We also discovered there is a voltage of over 20V from the machine case to ground, indicating a short to the case somewhere. In theory someone could touch the case and get a shock, which could hurt a little bit, so when we have more time we’ll get round to fitting a properly grounded plug.
Another very old piece of equipment in the lab is an oven used to heat samples. It was being kept in one of the small rooms, and the oven door couldn’t close. This meant the room got very warm and couldn’t really be used for anything else. A look at the sealing surface makes the problem pretty clear.
The entire front panel is rusted through in places with a lot of paint missing and it had bubbled up. We removed most of the external rust and smoothed the sealing surfaces with sandpaper. This was enough to allow the door to close and seal ok. The oven can now run on about half the power and the room is much cooler as a result. We discussed replacing or covering over the front panel, but for the staff it wasn’t a priority. We might get round to it later.
This is a good example of a broken piece of equipment having knock on consequences. Since we worked on the oven the staff in the lab now have two new work benches and a whole room they can use for other activities, where before it was only for storage and the oven.
One of the more challenging projects we have worked on is a laboratory incubator. While there are ovens for heating stuff a lot, sometimes samples need to be kept at a specific temperature and for that an incubator is used. The incubator at Mawenzi couldn’t hold temperature very well, varying by up to six degrees.
We talked to the lab staff and determined that actually a small range is ok: most samples need to be held between 36° and 37.5°. In fact, a bit below 36° is ok, even down to 34° for short periods. Over temperature is another story though: 38° will begin to kill the samples.
This is a really old piece of kit, which we know because it’s the West German model, and so the temperature control is completely mechanical. The mechanism is actually pretty neat.
Inside the machine there is a glass vial with two metal contacts at one end. Inside the vial is a small pool of mercury and the whole thing is mounted on a gable so that it can tilt. A small element expands proportional to the temperature inside the incubator and tilts the vial so that the mercury flows to one end or the other. When the incubator is below temperature the mercury flows to the end with the connections, completes the circuit and turns the heater on. This expands the element until the mercury tilts back. When calibrated the mercury rocks backwards and forwards, keeping the incubator at the right temperature.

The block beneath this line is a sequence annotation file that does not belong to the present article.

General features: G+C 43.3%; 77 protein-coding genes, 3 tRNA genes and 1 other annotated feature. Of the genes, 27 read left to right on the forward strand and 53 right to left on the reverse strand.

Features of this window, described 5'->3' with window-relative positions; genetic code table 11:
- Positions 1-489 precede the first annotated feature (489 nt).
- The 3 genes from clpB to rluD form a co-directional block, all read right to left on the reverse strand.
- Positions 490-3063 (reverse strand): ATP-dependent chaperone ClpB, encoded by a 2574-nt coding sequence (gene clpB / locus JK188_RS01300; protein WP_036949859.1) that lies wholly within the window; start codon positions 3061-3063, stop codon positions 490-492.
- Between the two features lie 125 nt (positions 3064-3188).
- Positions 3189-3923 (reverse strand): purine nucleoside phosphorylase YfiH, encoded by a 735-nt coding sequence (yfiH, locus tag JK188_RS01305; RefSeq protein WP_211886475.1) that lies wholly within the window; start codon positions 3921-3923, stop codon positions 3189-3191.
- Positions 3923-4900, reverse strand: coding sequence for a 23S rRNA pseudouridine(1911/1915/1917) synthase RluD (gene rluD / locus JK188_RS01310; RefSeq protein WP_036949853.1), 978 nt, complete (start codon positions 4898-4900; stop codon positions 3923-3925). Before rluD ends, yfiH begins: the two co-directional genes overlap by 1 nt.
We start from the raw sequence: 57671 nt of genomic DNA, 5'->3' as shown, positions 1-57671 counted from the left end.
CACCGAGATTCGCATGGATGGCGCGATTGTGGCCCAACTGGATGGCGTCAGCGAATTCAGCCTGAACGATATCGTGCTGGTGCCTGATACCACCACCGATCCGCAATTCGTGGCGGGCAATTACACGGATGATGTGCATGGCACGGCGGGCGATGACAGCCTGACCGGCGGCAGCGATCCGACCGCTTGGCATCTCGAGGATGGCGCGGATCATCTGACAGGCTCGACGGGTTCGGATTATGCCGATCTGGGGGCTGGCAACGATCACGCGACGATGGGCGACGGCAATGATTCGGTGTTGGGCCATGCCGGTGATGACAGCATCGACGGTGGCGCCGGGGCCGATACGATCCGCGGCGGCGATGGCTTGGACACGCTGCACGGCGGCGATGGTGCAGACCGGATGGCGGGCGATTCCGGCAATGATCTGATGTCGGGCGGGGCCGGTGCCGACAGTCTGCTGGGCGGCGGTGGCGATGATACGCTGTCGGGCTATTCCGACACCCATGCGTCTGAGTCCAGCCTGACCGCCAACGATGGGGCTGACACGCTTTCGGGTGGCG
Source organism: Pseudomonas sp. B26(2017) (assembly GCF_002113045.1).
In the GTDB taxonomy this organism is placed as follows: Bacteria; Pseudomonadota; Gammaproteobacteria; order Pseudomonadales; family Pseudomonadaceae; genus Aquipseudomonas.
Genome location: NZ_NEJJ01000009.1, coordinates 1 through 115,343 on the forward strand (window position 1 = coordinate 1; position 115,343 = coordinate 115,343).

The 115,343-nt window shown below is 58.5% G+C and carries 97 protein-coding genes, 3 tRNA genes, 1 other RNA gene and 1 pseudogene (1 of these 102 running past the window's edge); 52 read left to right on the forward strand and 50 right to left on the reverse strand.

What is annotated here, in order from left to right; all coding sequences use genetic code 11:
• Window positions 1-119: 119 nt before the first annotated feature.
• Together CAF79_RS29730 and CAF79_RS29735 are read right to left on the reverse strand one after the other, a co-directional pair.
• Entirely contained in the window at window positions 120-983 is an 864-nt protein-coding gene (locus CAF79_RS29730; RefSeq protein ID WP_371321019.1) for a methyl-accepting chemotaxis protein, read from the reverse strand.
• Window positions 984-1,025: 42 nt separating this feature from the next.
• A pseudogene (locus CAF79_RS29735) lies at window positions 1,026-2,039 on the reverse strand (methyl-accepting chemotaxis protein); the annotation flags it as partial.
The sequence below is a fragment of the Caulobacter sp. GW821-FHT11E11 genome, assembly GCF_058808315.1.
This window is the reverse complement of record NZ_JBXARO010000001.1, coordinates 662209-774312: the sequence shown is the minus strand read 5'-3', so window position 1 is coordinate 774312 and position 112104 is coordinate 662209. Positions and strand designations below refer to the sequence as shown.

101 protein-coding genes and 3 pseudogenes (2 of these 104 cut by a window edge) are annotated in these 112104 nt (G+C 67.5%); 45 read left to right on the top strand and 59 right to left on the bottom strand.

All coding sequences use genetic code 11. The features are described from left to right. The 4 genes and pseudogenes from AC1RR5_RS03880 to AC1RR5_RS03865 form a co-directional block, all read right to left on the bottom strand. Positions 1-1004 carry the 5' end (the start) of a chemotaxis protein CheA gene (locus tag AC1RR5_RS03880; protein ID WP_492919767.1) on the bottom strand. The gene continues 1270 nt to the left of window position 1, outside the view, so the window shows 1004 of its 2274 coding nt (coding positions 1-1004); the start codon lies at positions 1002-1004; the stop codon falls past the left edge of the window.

To improve the incubator was a simple matter of lubricating the mechanism and calibrating it so that it never goes over the temperature set on the dial. 80% of the repair was working out what was happening in the first place and how the calibration worked, and it now has a range of about 2.5°.
In working on this machine we made a pretty ridiculous discovery inside the case. Upon opening it up we found the usual minor bug infestation that is common to most machines, but also something new.
Resting on the insulation were a bunch of what I took to be small polystyrene balls.
Inevitably they weren’t polystyrene balls, but dozens of tiny lizard eggs.
We found an intact one, complete with lizard embryo.
The final fix of our time in the lab was a refrigerator. The conversation went something like this:
Our refrigerator is supposed to hold between 2° and 8° but it hovers around -15° instead
Ok, let me take a look
Ah yes, here’s your problem, you have it set on super mode
The eyewash station sums up our response.